Suffering is resistance to what is. It is a failure to rest in what is arising in experience moment-to-moment. Everything we do is to alleviate suffering and seeking happiness, in ourselves as well as others. Yet we do not tend to stop and ask "what is this suffering?" or "who or what is it that suffers?"

We feel like we are behind our eyes looking out into a world that is separate to us. Continually thinking, striving, planning, working, yearning to live in a world where we can relax and let be.

These thoughts arise moment-to-moment and we take them to be what we are.

It is the identification with these thoughts that is the fuel of our suffering.

Underneath this chatter, this layer of concepts, naked awareness is there to be glimpsed clearly. Underneath the illusory self is what we really are simple knowing itself.

In the film of our lives, we mistook ourselves as the main character, but we were the screen all along.

Simply looking for who we thought we are and our true face is revealed.

Direct experience, first-person experience prior to the narratives we frame around it, is what really is. Here there is no suffering, nor is there anyone to suffer. Liberation is simply this.

When thoughts and concepts subside we effortlessly return to the present, to direct-experience, to the first-person.

When we realise we can simply let go of the current thought and come back here at any moment, we discover incredible relief from the vicissitudes of life.

Learning to rest here, is the ultimate meditation.

The Self at Zero-Distance

In the first of his guided lessons, Richard Lang made an interesting observation that illustrates the arbitrariness of our concept of self.

Picture yourself, bring yourself to mind — what do you look like?

If you are like most people, what you are bringing to mind is from the third-person.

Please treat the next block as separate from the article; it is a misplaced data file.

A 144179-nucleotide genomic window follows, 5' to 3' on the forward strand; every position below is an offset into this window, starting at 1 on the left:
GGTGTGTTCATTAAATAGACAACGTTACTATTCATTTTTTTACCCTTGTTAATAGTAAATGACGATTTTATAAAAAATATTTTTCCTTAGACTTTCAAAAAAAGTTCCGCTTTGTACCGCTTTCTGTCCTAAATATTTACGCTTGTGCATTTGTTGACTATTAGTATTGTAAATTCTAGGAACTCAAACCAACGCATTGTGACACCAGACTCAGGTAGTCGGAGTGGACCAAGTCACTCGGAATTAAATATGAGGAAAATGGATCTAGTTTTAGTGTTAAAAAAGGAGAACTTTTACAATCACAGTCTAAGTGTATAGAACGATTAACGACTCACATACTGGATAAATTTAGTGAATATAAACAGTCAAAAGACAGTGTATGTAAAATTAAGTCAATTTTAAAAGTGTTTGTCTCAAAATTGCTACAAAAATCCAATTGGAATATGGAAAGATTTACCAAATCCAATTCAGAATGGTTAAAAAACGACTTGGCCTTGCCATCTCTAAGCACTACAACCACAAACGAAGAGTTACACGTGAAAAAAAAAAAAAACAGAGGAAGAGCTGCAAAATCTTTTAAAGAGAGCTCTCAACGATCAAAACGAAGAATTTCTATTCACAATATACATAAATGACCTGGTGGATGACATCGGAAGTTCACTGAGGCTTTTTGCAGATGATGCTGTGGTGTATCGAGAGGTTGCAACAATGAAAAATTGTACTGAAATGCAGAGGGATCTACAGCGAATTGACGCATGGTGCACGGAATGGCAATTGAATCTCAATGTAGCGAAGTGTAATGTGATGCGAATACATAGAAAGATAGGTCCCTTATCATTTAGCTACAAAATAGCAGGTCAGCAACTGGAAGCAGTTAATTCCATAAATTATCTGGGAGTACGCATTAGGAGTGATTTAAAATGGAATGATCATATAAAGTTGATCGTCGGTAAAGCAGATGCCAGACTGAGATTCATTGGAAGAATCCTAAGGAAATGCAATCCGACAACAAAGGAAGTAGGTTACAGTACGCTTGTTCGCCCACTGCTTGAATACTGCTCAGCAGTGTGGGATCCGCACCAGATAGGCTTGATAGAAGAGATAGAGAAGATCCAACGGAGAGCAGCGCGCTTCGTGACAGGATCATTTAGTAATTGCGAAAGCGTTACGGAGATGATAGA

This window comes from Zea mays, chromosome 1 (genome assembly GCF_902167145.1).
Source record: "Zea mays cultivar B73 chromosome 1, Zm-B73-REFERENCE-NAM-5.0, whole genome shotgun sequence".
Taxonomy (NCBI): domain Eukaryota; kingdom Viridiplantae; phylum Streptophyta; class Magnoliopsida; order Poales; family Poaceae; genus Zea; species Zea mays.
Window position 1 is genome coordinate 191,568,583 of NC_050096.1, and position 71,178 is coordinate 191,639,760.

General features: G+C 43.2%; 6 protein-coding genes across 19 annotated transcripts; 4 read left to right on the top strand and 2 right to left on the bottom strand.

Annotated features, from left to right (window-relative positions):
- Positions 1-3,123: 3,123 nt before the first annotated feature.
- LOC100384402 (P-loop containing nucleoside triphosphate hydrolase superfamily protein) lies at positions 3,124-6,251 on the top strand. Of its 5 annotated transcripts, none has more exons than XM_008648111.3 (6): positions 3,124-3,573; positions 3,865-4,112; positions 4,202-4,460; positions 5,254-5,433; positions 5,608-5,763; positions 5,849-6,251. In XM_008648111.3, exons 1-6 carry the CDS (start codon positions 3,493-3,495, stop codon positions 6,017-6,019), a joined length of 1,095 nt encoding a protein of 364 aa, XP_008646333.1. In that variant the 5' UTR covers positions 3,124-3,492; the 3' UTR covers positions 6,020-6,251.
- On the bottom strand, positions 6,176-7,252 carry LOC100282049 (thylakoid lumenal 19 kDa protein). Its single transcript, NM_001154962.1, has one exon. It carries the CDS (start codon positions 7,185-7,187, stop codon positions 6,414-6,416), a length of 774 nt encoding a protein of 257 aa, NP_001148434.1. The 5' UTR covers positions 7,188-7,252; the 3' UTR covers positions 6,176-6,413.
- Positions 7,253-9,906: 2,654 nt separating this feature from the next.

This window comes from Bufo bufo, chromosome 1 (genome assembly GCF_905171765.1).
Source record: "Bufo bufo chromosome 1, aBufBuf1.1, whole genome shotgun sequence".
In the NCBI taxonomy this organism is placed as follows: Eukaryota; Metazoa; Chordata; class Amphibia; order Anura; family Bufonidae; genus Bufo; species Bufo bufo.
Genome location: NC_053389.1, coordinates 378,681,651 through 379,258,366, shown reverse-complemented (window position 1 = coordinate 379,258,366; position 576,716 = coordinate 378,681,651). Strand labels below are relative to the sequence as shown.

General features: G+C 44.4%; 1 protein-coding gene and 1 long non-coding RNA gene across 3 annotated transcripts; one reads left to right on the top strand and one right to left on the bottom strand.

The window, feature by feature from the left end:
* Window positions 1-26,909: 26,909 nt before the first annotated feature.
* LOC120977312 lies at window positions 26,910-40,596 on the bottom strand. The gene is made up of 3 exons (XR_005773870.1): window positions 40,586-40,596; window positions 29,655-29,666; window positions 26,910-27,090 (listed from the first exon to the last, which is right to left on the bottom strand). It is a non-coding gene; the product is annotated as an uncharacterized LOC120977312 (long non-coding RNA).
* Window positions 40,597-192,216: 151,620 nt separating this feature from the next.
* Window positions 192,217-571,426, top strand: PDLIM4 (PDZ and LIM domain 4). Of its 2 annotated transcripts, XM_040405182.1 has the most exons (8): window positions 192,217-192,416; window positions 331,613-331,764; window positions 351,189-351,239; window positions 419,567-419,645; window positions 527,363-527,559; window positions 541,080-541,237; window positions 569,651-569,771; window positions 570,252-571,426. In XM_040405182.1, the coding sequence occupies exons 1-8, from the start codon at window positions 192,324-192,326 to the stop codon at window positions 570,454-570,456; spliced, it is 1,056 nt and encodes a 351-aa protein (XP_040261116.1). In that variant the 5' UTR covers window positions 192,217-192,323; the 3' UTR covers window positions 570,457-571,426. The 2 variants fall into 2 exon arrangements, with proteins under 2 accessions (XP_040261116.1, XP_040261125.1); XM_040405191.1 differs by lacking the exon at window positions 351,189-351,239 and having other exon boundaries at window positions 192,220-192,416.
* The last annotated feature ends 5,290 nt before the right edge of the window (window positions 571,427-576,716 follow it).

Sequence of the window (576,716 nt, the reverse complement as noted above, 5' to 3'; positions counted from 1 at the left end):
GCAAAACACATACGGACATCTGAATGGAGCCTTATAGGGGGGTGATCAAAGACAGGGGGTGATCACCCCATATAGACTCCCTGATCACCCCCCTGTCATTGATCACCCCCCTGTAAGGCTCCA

It is the image that others see of you in your presence. It is this image that you identify with.

It is even worse than this though.

Not only, are you identifying with your image in the third person, but you are doing so are an arbitrary vantage point.

If you are like most, the image of yourself you conjure in your mind is what I would see if I were with you — about 2 metres away. The distance where I can pretty much see your full face and body. Think about this.

If I was a hundred metres away and you were a few dots in my field of vision, would the "you" that I see be any less you than at two metres?

If I came very close to you and looked at you through a magnifying glass is what I am seeing any less you than at two metres?

Not only, is what you call yourself an image at an arbitrary distance but also an arbitrary angle.

Almost no doubt you would have visualised yourself in portrait from the front. I doubt you would have visualised yourself from the side, or from behind or above, but should these profiles have any less claim to being what you are?

The concept that we take ourselves to be can be revealed to be no more than an arbitrary image, a thought floating in the space of the mind — what we really are.

Rather than imagine what another can see, when they look at an arbitrary distance, from an arbitrary angle, why not see ourselves from our perspective? From the first-person, at zero distance.

From here the view is not separate from the viewer and there isn't a head in sight.

The Poetry of David Whyte

Only a few weeks after released Richard Lang's series on the Headless Way, Sam released another series called Contemplative Action by the marvellous poet David Whyte.

Please take the time to listen to him read his poem Santiago out loud (6 minutes).

"You are more marvellous in that simple wish to find a way than that the gilded roofs of any destination you could reach."

David Whyte, Santiago

David speaks about what he calls "The Conversational Nature of Reality". A constant interface between an apparently internal world, with an apparently external one. The dance of life itself, in which every moment we are with.

It really is a conversation. Every moment through our thoughts and actions — our yearning, planning, our attempts to accomplish our goals — we are expressing what we want from reality.